Pakistan and Iran have each lately suffered attacks by the US (and/or Israel, in Iran’s case). Pakistan this weekend, with a NATO airstrike (always remember, “NATO” means “US”, and always has) on a Pakistani border control point, from the Wall Street Journal:
The Pakistani army questioned why NATO undertook a sustained two-hour attack on well-known border positions, involving helicopters and fighter jets. A Western official said 25 Pakistani soldiers were dead as of Sunday night. The Pakistani army put the death toll at 24.
“No first fire came from Pakistan troops,” said a senior Pakistani military official on Sunday. “But they did respond in self-defense after NATO gunship helicopters and jet fighters carried out unprovoked firing.”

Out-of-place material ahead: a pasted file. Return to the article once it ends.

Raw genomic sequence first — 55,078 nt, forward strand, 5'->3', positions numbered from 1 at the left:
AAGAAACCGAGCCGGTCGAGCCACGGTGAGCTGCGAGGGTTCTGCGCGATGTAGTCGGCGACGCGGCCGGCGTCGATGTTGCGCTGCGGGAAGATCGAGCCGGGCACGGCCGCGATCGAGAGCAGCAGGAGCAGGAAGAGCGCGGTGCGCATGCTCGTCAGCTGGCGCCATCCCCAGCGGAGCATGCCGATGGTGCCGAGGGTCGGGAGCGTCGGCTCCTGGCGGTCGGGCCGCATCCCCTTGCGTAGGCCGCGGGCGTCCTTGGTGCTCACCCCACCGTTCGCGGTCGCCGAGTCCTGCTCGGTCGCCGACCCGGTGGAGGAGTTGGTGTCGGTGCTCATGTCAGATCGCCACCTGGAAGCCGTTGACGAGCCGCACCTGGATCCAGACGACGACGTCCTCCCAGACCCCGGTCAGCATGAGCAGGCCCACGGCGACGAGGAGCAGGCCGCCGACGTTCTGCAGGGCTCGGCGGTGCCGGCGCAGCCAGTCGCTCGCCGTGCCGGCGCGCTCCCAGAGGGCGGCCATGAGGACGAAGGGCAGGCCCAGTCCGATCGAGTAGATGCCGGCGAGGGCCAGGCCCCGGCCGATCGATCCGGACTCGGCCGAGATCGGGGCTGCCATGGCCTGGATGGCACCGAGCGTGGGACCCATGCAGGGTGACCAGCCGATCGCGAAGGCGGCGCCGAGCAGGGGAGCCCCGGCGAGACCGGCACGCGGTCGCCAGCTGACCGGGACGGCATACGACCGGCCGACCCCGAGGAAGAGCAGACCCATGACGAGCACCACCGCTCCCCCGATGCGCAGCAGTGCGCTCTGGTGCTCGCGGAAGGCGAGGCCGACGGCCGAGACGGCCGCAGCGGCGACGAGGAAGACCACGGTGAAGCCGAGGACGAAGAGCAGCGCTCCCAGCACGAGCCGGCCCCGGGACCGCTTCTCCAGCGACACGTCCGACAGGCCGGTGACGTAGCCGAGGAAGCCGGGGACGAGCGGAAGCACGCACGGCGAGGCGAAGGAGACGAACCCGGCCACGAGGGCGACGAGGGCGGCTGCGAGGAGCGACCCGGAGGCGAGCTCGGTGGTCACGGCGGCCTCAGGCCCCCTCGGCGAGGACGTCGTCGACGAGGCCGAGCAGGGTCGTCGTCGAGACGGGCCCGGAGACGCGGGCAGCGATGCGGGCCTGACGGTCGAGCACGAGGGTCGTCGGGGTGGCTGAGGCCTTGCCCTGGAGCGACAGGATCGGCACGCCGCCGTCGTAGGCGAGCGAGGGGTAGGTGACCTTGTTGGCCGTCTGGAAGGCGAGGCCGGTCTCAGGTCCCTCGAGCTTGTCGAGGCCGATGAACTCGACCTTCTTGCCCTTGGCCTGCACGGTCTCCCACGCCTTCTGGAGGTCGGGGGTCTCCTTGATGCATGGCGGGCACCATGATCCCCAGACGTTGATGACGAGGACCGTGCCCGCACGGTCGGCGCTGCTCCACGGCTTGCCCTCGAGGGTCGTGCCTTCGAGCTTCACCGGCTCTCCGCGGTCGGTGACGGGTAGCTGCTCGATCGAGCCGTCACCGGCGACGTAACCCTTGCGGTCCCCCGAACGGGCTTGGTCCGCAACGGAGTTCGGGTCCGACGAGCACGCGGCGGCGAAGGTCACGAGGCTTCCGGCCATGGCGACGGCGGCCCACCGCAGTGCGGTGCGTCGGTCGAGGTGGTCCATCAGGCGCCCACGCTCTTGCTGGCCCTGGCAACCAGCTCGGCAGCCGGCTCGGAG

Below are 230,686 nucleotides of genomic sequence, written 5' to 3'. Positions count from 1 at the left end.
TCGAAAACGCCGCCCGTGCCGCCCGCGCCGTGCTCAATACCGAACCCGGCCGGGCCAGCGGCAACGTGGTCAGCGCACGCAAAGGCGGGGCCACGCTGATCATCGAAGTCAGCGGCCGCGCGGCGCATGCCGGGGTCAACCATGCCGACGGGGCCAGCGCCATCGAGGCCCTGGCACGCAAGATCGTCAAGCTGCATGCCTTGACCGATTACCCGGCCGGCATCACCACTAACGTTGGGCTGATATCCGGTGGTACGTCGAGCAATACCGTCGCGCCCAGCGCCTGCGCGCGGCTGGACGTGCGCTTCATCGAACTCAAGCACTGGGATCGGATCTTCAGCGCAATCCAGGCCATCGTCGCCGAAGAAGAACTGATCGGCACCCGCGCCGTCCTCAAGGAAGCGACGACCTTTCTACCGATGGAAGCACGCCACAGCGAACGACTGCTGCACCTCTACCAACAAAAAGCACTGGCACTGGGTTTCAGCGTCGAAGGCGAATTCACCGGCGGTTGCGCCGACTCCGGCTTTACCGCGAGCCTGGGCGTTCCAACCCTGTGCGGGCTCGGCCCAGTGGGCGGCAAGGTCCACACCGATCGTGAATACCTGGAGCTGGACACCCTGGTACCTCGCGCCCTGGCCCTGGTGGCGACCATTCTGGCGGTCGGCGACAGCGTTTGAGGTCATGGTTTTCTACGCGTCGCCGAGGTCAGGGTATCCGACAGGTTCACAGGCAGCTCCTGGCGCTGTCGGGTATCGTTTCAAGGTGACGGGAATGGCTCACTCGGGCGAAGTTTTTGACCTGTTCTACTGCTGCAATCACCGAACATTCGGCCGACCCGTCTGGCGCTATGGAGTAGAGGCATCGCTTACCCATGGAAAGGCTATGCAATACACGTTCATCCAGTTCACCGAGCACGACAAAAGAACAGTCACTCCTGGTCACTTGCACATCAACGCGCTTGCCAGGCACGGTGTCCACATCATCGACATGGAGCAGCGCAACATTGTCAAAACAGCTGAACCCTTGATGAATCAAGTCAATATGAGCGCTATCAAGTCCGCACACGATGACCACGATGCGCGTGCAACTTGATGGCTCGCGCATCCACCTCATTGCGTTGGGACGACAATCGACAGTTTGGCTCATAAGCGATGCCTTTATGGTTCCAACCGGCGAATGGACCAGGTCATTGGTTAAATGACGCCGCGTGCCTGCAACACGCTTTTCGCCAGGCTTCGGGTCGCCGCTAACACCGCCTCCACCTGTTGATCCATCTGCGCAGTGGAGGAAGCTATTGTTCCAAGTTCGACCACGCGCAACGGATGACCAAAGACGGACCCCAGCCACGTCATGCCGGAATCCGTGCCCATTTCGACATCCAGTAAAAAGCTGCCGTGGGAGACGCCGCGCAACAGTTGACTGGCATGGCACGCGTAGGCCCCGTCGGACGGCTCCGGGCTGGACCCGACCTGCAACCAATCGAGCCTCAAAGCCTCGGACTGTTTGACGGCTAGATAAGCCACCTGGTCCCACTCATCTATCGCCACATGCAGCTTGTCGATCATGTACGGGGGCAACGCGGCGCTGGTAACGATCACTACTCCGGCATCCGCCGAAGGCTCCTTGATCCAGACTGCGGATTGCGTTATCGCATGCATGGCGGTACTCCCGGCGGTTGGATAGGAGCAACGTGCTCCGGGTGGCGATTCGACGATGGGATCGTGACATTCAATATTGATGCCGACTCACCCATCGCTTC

Iran suffered the Stuxnet viral attack on its nuclear weapons information systems, and the deaths of at least two of its leading nuclear scientists in rather suspicious circumstances. One was almost certainly an assassination, probably by the Israeli death squad, Mossad.
Iran’s plot to use a Mexican drug cartel to kill the Saudi Arabian Ambassador US in a restaurant in DC put it firmly in first place as the most likely place to next be attacked by the US, for a time, and the closest thing to the Gulf of Tonkin “incident” since, well, the Gulf of Tonkin incident gave Lyndon Johnson a war abroad to go with all the wars (poverty, civil rights, etc) he was waging at home. Then there was the International Atomic Energy Agency report that sort of implied that Iran was probably developing nuclear weapons. It looked like Iran would be the shoo-in. Then all the pundits and bloviators started explaining what war with Iran would look like, so it started looking less likely.